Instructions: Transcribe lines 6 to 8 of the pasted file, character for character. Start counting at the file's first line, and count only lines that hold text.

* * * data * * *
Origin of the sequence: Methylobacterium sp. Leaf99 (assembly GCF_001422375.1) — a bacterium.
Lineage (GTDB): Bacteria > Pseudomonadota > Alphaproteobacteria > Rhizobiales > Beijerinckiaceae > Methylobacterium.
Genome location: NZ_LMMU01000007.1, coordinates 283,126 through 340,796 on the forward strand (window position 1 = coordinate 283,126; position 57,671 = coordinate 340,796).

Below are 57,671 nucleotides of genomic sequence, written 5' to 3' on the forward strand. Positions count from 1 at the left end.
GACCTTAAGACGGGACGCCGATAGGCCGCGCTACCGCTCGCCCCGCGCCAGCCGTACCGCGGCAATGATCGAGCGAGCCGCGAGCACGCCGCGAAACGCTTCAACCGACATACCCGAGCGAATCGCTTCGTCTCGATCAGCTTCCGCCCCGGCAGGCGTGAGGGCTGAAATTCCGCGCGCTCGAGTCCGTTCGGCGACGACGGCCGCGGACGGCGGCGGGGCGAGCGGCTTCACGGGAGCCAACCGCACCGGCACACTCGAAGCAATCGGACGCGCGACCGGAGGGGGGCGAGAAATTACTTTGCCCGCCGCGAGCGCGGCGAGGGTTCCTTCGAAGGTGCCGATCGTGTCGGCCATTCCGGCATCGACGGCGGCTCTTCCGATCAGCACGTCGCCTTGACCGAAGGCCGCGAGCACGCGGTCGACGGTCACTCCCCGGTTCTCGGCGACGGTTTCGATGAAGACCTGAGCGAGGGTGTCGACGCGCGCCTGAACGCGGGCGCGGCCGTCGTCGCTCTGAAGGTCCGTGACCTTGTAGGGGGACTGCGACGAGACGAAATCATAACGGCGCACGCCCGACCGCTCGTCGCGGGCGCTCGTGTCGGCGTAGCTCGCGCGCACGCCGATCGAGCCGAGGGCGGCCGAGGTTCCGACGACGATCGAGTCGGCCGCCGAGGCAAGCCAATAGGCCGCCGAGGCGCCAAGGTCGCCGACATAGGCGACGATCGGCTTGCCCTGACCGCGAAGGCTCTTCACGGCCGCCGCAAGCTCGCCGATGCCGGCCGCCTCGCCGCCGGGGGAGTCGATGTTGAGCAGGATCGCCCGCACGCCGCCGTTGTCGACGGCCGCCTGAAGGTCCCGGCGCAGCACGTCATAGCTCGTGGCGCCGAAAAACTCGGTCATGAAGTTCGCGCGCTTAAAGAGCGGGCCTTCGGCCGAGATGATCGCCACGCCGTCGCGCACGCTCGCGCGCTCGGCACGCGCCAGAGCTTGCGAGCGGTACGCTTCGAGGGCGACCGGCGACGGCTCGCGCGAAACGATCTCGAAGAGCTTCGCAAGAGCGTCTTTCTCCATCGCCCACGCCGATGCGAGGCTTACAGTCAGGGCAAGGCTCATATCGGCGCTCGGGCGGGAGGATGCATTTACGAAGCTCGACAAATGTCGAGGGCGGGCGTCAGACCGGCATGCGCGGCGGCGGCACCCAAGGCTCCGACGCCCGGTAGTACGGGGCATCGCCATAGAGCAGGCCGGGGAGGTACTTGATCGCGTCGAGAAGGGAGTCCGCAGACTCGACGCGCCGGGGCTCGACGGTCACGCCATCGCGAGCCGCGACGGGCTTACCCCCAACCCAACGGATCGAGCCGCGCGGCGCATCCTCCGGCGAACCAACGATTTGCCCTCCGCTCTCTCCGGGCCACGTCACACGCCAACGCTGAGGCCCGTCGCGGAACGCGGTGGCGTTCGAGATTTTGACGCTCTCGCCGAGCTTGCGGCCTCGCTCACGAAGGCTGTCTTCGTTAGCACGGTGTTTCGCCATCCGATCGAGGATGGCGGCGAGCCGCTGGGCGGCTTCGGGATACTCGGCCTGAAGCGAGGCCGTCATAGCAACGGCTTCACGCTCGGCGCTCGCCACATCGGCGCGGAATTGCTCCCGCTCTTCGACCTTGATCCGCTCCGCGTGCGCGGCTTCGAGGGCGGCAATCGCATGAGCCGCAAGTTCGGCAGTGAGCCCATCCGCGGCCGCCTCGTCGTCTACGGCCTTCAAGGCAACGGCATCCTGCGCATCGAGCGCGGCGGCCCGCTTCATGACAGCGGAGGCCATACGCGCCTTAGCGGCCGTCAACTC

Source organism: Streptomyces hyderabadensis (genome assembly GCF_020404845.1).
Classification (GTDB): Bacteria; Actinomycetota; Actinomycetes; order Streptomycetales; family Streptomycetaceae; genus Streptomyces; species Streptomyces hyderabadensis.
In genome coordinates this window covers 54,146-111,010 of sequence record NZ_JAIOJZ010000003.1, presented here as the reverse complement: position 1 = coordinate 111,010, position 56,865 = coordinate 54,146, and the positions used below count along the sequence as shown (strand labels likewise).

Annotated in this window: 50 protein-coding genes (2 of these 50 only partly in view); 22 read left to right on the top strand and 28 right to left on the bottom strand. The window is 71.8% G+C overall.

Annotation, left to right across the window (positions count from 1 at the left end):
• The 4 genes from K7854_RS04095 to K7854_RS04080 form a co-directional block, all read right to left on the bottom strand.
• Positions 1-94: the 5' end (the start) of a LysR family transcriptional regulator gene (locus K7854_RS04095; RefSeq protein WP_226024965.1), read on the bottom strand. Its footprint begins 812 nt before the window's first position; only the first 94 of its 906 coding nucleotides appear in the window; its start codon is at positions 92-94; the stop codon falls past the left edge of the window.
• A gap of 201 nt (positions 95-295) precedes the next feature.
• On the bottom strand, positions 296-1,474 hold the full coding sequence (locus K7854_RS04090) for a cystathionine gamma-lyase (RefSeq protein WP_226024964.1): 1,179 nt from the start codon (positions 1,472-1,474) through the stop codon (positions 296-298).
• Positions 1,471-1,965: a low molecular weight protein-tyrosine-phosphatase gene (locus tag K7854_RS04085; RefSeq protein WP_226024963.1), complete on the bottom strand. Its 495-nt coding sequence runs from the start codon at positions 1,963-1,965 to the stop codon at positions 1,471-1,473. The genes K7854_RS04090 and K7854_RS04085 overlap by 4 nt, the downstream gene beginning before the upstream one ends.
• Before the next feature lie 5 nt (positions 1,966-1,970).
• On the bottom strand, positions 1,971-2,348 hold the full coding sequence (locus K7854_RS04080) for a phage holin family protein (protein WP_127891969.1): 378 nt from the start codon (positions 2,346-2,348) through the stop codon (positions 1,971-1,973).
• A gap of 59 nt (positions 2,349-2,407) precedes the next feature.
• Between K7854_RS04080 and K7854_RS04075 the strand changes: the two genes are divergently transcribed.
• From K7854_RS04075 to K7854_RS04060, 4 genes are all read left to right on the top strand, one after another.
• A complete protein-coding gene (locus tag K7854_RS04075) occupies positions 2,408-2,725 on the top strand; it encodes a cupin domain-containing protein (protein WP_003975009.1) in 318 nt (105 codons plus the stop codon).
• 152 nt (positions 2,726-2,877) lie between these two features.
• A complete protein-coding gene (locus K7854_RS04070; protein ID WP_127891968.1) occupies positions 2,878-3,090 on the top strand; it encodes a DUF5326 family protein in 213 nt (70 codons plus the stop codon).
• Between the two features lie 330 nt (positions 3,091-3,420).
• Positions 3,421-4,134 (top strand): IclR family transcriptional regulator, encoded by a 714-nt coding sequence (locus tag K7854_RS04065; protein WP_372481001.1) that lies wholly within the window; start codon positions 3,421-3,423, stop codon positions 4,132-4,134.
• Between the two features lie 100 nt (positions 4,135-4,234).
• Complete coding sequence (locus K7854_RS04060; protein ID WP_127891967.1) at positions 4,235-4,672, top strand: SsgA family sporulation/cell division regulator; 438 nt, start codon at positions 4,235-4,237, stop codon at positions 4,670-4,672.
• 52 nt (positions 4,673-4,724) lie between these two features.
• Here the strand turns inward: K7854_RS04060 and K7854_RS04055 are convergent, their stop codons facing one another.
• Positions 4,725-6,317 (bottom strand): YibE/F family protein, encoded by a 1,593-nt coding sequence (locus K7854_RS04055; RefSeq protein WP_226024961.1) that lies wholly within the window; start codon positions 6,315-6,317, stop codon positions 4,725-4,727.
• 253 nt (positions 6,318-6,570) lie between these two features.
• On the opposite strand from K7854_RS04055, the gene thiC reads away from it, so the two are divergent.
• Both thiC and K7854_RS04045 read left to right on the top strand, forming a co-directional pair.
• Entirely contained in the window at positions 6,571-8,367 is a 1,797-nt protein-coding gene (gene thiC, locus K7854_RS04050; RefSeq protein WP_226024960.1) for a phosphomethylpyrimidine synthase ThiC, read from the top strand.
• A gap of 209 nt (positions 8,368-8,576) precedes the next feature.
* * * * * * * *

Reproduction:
Source organism: Streptomyces hyderabadensis (genome assembly GCF_020404845.1).
Classification (GTDB): Bacteria; Actinomycetota; Actinomycetes; order Streptomycetales; family Streptomycetaceae; genus Streptomyces; species Streptomyces hyderabadensis.
In genome coordinates this window covers 54,146-111,010 of sequence record NZ_JAIOJZ010000003.1, presented here as the reverse complement: position 1 = coordinate 111,010, position 56,865 = coordinate 54,146, and the positions used below count along the sequence as shown (strand labels likewise).